Friday, 14 November 2014

October 2014 for our Devon Wildlife Trust Placement Students

by Hayley Partridge, Jordan Holmes and Daniel Hosking

Roe Deer. Photo: Hayley Partridge.

In their ongoing series of reports for our blog, Hayley, Jordan and Daniel tell us what they have been doing in October. 

Potential County Wildlife Site surveys, lab work, reports and meetings all feature...

Wednesday, 8 October 2014

A placement most fowl

by Sarah Lippett, BSc (Hons) Conservation Biology

Helping with the flamingo catch.
Photo: Sarah Lippett.
Where else can you help with a flamingo catch, paddle about on canoes, learn loads about plants, get brilliant bird I.D skills, do some pond dipping with some school children, hold some ducks and other wildfowl and get to see small song birds up really close? During my placement year I was very lucky to work with the Wildfowl and Wetlands Trust at their centre in Slimbridge, Gloucestershire. 

Devon Wildlife Trust Placements, September 2014

A snake skeleton. Photo: Hayley Partridge.
Here's the latest account of placement activity with Devon Wildlife Trust by three of our Conservation Biology students: Hayley Partridge, Jordan Holmes and Daniel Hosking. In September, they investigated potential new county wildlife sites, carried out hedgerow and marsh fritallery larval surveys, did a bit of soil analysis at Plymouth University, and various other things...

Tuesday, 7 October 2014

Volunteer with the Plymouth Woodland Project

Based in the School of Biological Sciences, the Plymouth Woodland Project is a citizen science project running a year-round programme to engage the public with woodland ecology and scientific research. 

We are looking for volunteers to help run outreach sessions with schools so we can reach more young people. In return you will receive training, excellent experience for your CV, and opportunities to develop your communication, leadership and taxonomy skills. You'll also have the opportunity to make a tangible difference to children's lives and how they respond to the natural world.

To find out more contact 

Thursday, 18 September 2014

Devon Wildlife Trust Placements, August 2014

by Daniel Hosking, Jordan Holmes and Hayley Partridge
BSc Conservation Biology

In August, our intrepid team of biologists have been finishing off their soil sampling (started last month), and surveying hedgerows, bats, moths, freshwater invertebrates, marsh fritillary larvae. At the Okehampton country show, they explained to farmers and other members of the public how Devon Wildlife Trust can help with conservation work, and started collcting information on potential new County Wildlife Sites. Finally, they have been seed harvesting to improve plant diversity of meadows next year.

Devon Wildlife Trust Placements, July 2014

by Hayley Partridge, Jordan Holmes and Daniel Hosking
BSc Conservation Biology

Here's the next instalment from our three placement students working with Devon Wildlife Trust. In July, they carried out vegetation, hedgerow, bat and river invertebrate surveys, and took soil samples associated with key butterfly host plants. They also took part in events with the general public, for educational purposes and raising awareness about conservation efforts in North Devon.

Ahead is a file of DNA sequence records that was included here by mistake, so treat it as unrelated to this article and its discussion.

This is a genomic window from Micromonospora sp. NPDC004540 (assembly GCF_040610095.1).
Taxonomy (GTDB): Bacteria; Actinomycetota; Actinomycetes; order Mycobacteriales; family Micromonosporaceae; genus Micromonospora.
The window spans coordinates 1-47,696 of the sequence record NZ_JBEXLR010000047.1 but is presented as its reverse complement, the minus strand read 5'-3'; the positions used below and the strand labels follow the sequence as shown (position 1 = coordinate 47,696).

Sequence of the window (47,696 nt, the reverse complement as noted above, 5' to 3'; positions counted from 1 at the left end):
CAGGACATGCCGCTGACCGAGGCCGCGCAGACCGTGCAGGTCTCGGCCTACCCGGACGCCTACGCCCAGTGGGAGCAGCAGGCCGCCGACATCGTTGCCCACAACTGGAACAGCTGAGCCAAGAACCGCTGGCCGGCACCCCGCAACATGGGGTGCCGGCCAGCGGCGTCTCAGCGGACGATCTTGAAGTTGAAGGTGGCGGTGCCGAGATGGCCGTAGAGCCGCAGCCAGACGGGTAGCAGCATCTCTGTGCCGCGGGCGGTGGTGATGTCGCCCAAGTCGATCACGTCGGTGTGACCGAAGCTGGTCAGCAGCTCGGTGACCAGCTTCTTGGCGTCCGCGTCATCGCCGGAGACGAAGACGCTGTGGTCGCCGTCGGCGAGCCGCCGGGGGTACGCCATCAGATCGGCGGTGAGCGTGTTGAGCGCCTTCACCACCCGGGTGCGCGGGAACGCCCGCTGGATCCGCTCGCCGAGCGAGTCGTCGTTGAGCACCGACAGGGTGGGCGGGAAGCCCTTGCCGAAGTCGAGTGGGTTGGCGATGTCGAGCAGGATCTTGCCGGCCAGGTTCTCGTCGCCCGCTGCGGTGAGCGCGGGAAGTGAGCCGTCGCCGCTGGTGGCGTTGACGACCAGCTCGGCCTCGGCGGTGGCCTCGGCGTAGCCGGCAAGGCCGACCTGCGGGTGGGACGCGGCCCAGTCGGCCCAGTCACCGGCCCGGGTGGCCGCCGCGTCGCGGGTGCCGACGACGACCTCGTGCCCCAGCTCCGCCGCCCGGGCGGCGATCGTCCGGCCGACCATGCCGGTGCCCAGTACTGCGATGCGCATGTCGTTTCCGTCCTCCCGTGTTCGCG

Thursday, 26 June 2014

Devon Wildlife Trust Placements, June 2014

by Daniel Hosking, Jordan Holmes and Hayley Partridge

The three of us have just started a six-month placement with Devon Wildlife Trust. Each year, three students from the BSc Conservation Biology degree are given the opportunity to get valuable experience with the Trust, after an interview process. We started work at the start of June with the North Devon Nature Improvement Area (NIA) team at the Cookworthy Office near Holsworthy. We plan to write regular updates here to give an impression of the work we have been doing.

Marsh Fritillary
(Photo: Hayley Partridge)
Covering 72,000 hectares, the NIA aims to work with local landowners and the community to improve the quality of the River Torridge and restore important habitats, one of which is culm grassland. North Devon holds 35% of the UK’s remaining culm, which is a mixture of wet heath, rush pasture, mire and swamp. Many rare species are found here, including wavy St John’s wort and whorled caraway, and the nationally scarce marsh fritillary butterfly. This species has suffered a population decline of 60% since 1990, which is one of the reasons we will be monitoring this species over the course of the placement.

Tuesday, 10 June 2014

Lab plus field - a placement in environmental education

By Alina Tarnawska, BSc Conservation Biology

I had always planned on doing a placement year (the option was one of the reasons I initially chose to study at Plymouth) so I wanted to make the most of my 6 months by getting as much different experience as possible. 

In October 2013 I started a 6 month placement based in Plymouth University LABplus, an open access laboratory for undergraduate Science and Environment students. LABplus is an interactive space where students have access to resources that are specifically designed to facilitate learning of key concepts and principles directly related to their modules and courses. I had decided to split my time between helping develop new resources for the biology students in LABplus, volunteering with The Plymouth Woodland Project and a variety of school events as a student ambassador.